UK retail and haulage leaders have slammed the Alternative Arrangements Commission’s post-Brexit Irish border proposals as ‘unworkable’ and ‘unrealistic’.
The AAC, chaired by MPs Greg Hands and Nicky Morgan, has launched a consultation on its interim report published last month, which outlines potential solutions to the challenges that Brexit poses to the Irish border.
Its proposals for avoiding the Irish backstop include establishing a single sanitary and phytosanitary (SPS) zone for the UK and Ireland, and developing special economic zones (SEZ) within Northern Ireland centred along the border regions.
However, the British Retail Consortium and Freight Transport Association warned these ‘alternative arrangements’ would not guarantee frictionless trade on the island of Ireland after Brexit, which is essential to avoid disruption to consumers and businesses.
While efforts to find a potential solution to the Irish border problem were “welcome”, the options proposed by the AAC fell short of a “workable solution”, said Helen Dickinson, CEO of the BRC.
“Further answers would be required on vital issues such as VAT, sanitary and phytosanitary checks and rules of origin to provide assurance to consumers and businesses alike of a workable plan for frictionless trade,” she said.
A no-deal Brexit would be a “disaster” for consumers and retailers in Great Britain and Northern Ireland, she stressed, with delays and checks at the Irish border likely to result in “higher prices and less choice on the shelves” for shoppers.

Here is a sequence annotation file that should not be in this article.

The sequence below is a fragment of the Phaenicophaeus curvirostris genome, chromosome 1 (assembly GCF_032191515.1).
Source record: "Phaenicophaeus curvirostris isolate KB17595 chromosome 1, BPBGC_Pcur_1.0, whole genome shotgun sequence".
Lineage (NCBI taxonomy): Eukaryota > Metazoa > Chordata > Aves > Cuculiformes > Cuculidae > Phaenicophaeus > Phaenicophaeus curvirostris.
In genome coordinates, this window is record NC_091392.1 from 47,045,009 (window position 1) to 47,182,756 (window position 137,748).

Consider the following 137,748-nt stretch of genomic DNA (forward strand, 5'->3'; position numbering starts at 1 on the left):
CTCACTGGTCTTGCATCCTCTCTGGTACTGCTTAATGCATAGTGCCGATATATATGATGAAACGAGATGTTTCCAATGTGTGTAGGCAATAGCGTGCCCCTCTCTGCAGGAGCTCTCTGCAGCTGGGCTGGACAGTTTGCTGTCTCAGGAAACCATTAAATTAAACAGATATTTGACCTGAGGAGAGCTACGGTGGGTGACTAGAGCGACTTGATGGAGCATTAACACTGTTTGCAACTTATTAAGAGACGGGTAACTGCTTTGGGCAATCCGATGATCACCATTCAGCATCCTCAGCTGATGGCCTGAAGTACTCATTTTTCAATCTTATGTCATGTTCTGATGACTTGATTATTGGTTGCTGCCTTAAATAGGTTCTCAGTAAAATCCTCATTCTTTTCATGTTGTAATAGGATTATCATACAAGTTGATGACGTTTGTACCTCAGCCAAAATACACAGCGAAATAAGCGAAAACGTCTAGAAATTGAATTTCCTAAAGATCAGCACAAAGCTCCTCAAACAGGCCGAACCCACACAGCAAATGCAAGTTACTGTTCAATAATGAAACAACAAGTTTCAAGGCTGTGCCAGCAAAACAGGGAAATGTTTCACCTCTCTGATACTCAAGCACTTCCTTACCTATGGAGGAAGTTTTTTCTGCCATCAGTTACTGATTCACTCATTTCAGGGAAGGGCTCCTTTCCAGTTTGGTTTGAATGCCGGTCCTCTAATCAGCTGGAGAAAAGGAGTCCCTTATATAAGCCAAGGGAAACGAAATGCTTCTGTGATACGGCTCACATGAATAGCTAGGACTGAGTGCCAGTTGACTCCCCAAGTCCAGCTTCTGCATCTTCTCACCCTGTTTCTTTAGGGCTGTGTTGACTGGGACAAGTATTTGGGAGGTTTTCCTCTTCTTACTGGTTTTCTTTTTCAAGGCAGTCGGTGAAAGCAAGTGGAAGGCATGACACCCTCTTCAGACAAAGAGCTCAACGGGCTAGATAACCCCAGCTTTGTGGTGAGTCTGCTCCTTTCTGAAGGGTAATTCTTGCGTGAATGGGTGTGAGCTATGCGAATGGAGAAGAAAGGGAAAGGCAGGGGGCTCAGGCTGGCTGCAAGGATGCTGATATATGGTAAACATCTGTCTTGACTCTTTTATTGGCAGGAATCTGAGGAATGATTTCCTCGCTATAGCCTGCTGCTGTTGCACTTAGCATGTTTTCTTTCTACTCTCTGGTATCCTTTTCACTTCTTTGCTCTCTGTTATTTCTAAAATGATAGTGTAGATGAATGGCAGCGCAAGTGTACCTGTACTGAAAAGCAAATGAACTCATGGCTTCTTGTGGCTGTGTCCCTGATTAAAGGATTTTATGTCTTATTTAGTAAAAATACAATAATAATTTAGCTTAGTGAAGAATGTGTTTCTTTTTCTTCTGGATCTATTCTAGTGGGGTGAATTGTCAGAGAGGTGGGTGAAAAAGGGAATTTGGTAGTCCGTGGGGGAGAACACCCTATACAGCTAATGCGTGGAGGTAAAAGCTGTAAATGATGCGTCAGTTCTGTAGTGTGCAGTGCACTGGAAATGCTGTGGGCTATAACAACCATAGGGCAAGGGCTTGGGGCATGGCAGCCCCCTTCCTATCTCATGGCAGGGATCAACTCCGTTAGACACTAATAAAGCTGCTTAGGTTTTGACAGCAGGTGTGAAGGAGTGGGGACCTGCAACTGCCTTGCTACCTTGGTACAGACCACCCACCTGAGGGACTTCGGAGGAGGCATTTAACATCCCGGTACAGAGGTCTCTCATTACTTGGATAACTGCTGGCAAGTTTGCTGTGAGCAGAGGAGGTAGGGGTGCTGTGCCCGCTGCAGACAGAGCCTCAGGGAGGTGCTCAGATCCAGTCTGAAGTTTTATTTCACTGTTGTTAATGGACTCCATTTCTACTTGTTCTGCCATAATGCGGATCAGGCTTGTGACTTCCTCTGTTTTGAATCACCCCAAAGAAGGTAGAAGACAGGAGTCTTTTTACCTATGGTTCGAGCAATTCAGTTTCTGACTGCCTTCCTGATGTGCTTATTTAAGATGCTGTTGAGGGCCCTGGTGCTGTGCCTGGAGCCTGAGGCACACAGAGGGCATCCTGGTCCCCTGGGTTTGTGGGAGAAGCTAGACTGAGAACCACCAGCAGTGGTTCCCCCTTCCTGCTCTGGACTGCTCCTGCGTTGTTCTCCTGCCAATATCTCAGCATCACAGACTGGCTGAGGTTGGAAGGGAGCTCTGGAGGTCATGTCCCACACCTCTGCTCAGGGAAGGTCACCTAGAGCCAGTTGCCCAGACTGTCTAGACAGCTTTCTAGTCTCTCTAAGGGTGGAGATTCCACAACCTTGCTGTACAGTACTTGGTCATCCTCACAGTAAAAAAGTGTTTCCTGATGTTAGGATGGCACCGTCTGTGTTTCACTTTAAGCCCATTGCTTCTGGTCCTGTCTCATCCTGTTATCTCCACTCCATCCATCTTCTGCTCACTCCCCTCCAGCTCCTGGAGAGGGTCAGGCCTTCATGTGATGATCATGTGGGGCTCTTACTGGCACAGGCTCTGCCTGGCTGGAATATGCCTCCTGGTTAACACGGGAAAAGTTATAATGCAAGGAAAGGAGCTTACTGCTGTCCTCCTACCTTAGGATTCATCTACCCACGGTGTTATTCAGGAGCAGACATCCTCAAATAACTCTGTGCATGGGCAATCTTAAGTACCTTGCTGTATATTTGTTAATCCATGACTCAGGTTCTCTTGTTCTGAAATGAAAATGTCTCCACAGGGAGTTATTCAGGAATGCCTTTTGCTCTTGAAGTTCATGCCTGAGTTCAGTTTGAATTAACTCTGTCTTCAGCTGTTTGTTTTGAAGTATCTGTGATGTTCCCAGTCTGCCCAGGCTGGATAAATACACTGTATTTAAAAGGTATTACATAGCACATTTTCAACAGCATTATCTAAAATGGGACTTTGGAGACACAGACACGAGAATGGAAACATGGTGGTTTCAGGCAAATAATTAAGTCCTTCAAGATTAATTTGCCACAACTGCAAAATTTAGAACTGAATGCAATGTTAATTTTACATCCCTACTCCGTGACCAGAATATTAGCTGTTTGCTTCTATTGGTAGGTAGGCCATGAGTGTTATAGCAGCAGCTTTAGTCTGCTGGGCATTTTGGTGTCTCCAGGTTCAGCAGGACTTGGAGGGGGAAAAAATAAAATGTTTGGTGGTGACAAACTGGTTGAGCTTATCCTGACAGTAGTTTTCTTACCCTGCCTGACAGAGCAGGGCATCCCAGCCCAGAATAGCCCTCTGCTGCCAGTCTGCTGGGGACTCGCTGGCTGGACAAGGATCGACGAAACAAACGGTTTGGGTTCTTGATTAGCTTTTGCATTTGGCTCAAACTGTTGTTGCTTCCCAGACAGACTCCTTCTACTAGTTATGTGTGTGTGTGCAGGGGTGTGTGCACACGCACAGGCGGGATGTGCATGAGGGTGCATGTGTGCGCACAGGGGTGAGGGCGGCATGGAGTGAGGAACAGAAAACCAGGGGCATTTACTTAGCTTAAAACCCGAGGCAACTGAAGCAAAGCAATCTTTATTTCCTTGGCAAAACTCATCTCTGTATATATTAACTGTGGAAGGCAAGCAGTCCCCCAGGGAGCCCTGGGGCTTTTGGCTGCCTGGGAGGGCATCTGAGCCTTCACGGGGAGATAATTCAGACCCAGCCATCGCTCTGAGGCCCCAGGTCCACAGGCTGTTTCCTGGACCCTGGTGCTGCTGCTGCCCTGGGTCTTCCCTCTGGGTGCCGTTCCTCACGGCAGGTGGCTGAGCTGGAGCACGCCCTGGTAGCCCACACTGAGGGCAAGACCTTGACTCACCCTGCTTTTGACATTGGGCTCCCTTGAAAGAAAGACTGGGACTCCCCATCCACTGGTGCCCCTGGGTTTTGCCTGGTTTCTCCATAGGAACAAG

“It remains imperative that the UK avoid a chaotic no-deal in October, and it is up to politicians of all stripes to come together to find a solution that ensures the UK continues to benefit from frictionless, tariff-free trade into the future,” she added.
The FTA also reiterated the importance for frictionless trade post-Brexit, warning businesses in the “all-island economy” relied on “swift, smooth cross-border logistics, which would be threatened by the introduction of new infrastructure”.
The AAC’s proposal for a single SPS zone for the UK and Ireland after Brexit was “simply unrealistic” and raised the prospect of “more problems in the future should the UK diverge from EU SPS regulations”, warned Seamus Leheny, the FTA’s policy manager for Northern Ireland.
The proposal for SEZs in Northern Ireland would “only serve to create new borders, barriers to trade and new formalities while also requiring the agreement and consent of the EU”, he added.
“These are not the solution to the predicament of Brexit and the border in Ireland.”